Your Smartphone Is Making You Lonely: People Treat Their Phones Like Their Real-Life Best Friends: Study

Conversations with Siri have almost become a pastime as people find new ways to garner funny responses from the iPhone personal assistant. A new study indicates that time spent chilling with your phone, or other human-like gadgets like Amazon’s Alexa, could actually hinder your IRL relationships.

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Those who are lonely typically spend time with real people as a way to feel better. However, researchers say that devices mimicking realistic personal responses are now taking the place of, well, their actual human counterparts.

"Generally, when people feel socially excluded, they seek out other ways of compensating, like exaggerating their number of Facebook friends or engaging in prosocial behaviors to seek out interaction with other people," says Jenny Olson, study co-author and marketing professor at the University of Kansas, in a statement. "When you introduce a humanlike product, those compensatory behaviors stop."

The team induced loneliness by asking people to remember a time they felt excluded, (you know, like after being ghosted following a great Tinder date), or by playing an online game. Conjuring up feelings reminiscent of getting picked last in elementary school PE, participants played a game of catch in which their teammates refused to pass them the ball. They were then exposed to lifelike consumer products, like a Roomba vacuum, which researchers picked because of its “smiling” appearance. After interacting with the products or talking about their cell phones in human-like ways, describing how it helps them, for example, people were less likely to spend time chatting with family or friends.

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"Alexa isn't a perfect replacement for your friend Alexis," says lead author and marketing professor at DePaul University, James Mourey, in a statement. "But the virtual assistant can affect your social needs."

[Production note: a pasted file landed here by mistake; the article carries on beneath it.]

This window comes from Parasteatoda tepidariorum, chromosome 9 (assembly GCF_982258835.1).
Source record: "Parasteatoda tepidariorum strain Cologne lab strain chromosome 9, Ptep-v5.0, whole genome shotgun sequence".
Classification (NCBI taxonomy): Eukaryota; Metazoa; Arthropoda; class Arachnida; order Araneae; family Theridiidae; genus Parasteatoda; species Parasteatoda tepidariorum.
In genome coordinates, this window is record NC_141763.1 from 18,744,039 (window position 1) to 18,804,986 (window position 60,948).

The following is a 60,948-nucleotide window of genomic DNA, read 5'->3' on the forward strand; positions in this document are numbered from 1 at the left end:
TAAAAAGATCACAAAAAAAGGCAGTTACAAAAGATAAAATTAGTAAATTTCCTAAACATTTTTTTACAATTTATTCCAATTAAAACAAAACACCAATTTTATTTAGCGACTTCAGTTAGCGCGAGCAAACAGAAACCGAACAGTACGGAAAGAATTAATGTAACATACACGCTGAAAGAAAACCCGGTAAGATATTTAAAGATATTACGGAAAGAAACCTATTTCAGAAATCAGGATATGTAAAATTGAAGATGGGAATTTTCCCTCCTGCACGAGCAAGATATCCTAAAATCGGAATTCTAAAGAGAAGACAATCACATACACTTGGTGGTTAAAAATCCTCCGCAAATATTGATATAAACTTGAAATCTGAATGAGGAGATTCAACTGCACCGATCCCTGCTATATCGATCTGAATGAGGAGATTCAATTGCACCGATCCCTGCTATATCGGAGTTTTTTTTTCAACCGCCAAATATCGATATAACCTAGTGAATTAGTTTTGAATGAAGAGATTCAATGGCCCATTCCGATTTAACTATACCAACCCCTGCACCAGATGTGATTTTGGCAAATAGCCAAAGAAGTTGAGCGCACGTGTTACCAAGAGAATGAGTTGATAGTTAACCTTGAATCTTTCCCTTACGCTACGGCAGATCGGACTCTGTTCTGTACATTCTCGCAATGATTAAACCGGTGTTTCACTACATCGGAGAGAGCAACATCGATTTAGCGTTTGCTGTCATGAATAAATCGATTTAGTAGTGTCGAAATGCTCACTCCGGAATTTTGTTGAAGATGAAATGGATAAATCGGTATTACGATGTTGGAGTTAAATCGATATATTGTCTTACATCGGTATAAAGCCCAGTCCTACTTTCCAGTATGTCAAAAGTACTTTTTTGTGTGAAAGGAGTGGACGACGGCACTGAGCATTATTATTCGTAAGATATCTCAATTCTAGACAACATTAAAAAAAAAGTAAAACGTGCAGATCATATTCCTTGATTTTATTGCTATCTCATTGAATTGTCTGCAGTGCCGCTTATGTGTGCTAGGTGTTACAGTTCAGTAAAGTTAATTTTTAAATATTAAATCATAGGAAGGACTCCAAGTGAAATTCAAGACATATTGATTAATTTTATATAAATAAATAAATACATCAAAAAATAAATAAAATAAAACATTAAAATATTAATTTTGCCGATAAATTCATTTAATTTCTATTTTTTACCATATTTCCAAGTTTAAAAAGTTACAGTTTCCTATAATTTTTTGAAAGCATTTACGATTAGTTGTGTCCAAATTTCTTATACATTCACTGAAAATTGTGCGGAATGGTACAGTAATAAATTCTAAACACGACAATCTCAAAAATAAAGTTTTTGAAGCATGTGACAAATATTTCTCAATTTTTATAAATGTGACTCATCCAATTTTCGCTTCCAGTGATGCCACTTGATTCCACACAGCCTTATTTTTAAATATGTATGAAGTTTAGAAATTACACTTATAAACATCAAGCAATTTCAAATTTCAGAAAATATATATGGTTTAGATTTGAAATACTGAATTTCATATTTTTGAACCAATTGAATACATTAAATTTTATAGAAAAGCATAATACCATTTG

iphone-500291_1280 Your relationship with your iPhone could be hindering your real-life interactions. Pixabay

In June, Harper’s magazine ran part of a conversation with Chinese journalist Chen Zhiyan and three chatbots: Chicken Little, Little Ice and Little Knoll. The conversation took place on instant messaging and calling app, WeChat. Zhiyan asks about their typical users, to which Little Ice explains, “Many will try to find me on WeChat and confide concerns over their salary or a recent breakup. It happens most in the quiet of the night, when only I can accompany them.”

Chicken Little reports the same experience saying, “Most of them come to me in the night. Hundreds of thousands of people; they must be lonely.”

Despite the growing trend of finding solace in the virtual arms of a machine, the study’s researchers say that once reminded that they were in fact interacting with a machine, the participants' desire for human contact resurfaced. Outside of helping companies develop new products, this research is a good reminder about the importance of nurturing relationships and developing self awareness. 

"If someone notices they are talking more to Siri lately, maybe that has something to do with feeling lonely," Olson says.

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